Beginnings can be tricky because you have to decide what information to share and what to hold back. You want to tell your readers enough so they’ll understand the type of story you’re going to tell but you also want to hold back some secrets to keep them reading. If you’d like to see a well-written example of what to include in the beginning of your story, read Mikaela’s prologue for God is Now Here. She includes everything a good beginning should include and she does it in less than a page. Well done, Mikaela!
Mikaela also added to the group Mystery story and it’s getting really, really good. You should go read that too. Then add to it because I can’t wait to see what happens next!
Are you looking for some fantasy? Magic? Mystery? Great characters and exciting situations? I hope so because you’ve just found it, all right here and all thanks to Elsy, who’s apparently just as busy writing as Neve. Impressive and inspiring. I’m so glad you’ve all found the site and continue to share your writing and imaginations here.
So let’s get to it. Here’s some brief descriptions and the links to Elsy’s latest submissions:
In Chapter 7 of St. Charles Academy, the girls get their dorm assignments. Click the link to find out why Savannah is not happy about hers.
Read Chapter 9 of Marked Five and meet the new character who might change everything.
Then check out Elsy’s newest story, K.M.A., to see how she sets up an interesting, surprising situation in just a few words of dialogue and a great ending line that’s guaranteed to make you want more.
Elsy shared Chapter 1 of her Trilogy. I’m sure you’ll love the characters in this story and there’s plenty of unanswered questions to keep you reading more. My favorite part is the way she ended the chapter with a few words of dialogue that sum up what happened while also deepening the mystery and creating concern for her main character.
Elsy suggested a fantastic addition to the site: Polls you create for your own writing submissions. This is an excellent way for you to find out how others feel about your story, submission and/or writing. You can ask readers things like: Who is your favorite character? What is your favorite chapter? What do you think should happen next? For nonfiction, you could ask questions like: What fact did you find most interesting? What new thing did you learn? What else would you like to know about this topic?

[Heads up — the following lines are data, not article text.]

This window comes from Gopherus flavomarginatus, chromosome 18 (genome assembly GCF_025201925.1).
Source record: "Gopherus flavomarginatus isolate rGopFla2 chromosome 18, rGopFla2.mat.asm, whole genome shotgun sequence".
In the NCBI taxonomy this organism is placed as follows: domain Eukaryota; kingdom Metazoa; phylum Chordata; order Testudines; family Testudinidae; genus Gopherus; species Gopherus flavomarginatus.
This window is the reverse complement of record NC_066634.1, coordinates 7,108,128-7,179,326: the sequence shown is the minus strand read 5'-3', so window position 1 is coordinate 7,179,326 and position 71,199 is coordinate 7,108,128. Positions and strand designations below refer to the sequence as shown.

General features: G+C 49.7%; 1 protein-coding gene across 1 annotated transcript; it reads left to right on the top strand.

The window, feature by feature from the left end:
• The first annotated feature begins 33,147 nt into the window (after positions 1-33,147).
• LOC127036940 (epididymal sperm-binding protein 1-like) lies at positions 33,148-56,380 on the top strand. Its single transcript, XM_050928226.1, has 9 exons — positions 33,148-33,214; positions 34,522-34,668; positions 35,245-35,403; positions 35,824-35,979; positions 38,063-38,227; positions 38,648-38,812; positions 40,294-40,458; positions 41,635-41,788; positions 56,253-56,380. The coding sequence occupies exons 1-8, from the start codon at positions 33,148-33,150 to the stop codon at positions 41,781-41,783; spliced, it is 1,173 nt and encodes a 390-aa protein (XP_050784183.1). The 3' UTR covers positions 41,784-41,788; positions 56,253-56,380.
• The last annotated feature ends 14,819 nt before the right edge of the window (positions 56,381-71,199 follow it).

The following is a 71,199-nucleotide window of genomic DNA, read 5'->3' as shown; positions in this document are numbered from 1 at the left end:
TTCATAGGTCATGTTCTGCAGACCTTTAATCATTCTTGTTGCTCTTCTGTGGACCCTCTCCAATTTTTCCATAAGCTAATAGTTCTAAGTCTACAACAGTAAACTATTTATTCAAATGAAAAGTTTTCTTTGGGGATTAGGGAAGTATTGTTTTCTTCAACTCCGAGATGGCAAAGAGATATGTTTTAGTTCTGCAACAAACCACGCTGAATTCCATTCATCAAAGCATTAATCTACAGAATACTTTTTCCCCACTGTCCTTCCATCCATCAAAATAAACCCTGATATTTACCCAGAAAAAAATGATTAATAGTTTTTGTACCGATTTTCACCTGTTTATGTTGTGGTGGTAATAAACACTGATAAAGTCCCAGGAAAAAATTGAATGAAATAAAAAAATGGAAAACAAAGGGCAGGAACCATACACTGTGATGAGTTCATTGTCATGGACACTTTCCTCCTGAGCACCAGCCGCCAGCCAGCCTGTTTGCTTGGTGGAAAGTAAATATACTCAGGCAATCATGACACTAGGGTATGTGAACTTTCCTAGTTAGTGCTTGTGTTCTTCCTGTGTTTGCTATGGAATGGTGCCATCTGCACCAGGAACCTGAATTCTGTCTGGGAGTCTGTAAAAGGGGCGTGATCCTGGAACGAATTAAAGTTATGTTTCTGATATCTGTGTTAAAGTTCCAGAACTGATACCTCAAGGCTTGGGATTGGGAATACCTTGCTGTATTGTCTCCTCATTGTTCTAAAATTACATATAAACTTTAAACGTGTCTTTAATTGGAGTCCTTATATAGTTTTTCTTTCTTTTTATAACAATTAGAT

I could go on and on, but as the writer, it’s really up to you. You create the poll’s question and the answer choices, then I’ll post the poll at the end of your submission. If it’s an ongoing story, I can post the poll wherever you’d like readers to tell you what they’re thinking.
Then, you can find out how readers are responding by selecting “View Results” at the bottom of your poll whenever and as often as you’d like.
If you’d like to add a poll to your submitted writing, you’ll need to include the following:
- One specific question – this will be the title of the poll and what readers respond to
- A few answers for readers to choose from – three to five choices would probably be ideal; but again, it’s up to you.
Fun, right? And it’s great information for every writer to have!
Not only did Elsy come up with this great suggestion, she also added to the Mystery Group Project, giving the main character a reason for being down in the basement while continuing the eeriness introduced by Mikaela. You should go read that, then add to the story. After that? I’m looking forward to posting some great polls, so you should get busy on those, too!
Megan N. shared her talent on All Write with Me today and I’m so glad she did. She’s been busy, too. Read her additions to the site by clicking on the following links – also, let her know what you think by posting a comment, or two, or three.
Better yet, let her know what you think, then add your own imagination to the Group Projects stories – everyone’s additions are welcome, including and especially yours.
Welcome, Megan. I admire your imagination and am so happy you found us!
P.S. This is not really a picture of Megan’s pencil. I’m sure she doesn’t bite hers. I picked this image because I’m assuming that if she does use pencils, she uses them until they’re gone. Like this one.
Now, on to the links:
For Plots – great ideas